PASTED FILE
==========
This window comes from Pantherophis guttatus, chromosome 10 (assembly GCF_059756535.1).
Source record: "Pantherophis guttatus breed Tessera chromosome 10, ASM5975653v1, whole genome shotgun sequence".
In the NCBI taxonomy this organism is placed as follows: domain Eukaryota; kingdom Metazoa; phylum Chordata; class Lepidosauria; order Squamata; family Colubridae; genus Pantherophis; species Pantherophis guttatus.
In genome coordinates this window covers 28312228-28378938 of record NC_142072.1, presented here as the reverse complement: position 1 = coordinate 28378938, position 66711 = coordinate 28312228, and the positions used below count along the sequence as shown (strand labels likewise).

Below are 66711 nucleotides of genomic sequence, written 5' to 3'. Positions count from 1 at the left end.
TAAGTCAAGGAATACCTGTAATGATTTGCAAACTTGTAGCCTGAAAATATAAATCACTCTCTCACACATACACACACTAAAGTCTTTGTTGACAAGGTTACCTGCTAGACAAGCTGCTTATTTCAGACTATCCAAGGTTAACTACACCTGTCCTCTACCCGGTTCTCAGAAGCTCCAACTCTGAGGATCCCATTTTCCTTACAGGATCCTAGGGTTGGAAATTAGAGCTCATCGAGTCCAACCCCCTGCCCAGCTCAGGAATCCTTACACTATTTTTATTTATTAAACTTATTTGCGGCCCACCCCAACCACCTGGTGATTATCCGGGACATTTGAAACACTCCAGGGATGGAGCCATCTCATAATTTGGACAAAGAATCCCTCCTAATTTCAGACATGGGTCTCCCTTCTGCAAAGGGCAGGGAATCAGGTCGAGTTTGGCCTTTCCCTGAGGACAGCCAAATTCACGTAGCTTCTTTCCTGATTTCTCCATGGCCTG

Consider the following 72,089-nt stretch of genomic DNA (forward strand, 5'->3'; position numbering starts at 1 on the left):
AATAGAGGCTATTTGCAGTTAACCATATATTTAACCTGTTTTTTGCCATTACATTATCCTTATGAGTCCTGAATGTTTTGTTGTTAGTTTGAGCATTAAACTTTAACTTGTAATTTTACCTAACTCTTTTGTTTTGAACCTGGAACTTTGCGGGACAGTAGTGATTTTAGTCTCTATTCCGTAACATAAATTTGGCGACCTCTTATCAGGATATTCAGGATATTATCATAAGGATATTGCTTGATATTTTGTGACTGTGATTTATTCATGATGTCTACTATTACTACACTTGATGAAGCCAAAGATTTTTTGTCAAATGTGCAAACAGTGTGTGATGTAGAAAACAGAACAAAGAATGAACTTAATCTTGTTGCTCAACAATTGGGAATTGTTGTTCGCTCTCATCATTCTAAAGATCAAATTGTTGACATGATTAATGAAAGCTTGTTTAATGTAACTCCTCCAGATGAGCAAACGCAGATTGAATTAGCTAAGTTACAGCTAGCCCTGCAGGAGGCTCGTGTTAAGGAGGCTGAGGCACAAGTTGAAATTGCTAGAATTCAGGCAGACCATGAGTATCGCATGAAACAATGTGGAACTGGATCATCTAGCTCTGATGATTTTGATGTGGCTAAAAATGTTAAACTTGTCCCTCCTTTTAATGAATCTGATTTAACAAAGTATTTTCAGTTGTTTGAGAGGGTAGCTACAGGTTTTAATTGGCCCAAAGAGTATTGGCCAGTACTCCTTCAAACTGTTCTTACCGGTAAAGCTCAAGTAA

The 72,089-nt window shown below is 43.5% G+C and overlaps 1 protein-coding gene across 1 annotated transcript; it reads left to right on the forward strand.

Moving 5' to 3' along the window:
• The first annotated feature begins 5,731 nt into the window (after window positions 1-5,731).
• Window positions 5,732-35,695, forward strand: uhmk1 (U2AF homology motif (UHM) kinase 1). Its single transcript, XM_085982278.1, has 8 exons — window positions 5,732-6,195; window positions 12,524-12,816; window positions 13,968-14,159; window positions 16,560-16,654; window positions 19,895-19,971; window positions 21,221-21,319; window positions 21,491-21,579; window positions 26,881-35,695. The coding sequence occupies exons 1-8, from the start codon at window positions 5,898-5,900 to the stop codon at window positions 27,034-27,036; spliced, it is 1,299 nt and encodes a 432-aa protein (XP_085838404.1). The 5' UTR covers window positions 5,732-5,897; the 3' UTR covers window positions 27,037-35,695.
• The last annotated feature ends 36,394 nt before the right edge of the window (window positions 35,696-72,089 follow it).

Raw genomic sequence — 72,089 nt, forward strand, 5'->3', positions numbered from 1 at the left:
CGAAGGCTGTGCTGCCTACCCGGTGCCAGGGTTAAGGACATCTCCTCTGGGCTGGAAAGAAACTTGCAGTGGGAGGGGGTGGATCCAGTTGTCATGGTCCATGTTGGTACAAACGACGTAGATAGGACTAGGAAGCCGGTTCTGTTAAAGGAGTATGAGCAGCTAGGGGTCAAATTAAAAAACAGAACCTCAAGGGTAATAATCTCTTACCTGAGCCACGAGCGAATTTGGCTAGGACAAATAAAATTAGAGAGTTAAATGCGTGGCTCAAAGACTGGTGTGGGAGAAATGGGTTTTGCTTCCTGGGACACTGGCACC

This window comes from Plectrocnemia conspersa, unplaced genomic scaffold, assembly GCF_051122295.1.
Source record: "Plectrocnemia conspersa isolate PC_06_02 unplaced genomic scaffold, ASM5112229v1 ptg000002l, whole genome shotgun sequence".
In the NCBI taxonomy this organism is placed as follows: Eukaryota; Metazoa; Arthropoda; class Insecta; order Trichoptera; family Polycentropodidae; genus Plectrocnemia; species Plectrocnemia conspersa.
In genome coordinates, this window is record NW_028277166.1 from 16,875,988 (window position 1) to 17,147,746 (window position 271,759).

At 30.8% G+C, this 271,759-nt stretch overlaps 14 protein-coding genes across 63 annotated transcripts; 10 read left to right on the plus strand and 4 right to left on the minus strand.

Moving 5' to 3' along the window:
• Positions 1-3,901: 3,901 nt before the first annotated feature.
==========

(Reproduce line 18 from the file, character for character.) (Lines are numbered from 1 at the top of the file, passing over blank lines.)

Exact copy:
In the NCBI taxonomy this organism is placed as follows: Eukaryota; Metazoa; Arthropoda; class Insecta; order Trichoptera; family Polycentropodidae; genus Plectrocnemia; species Plectrocnemia conspersa.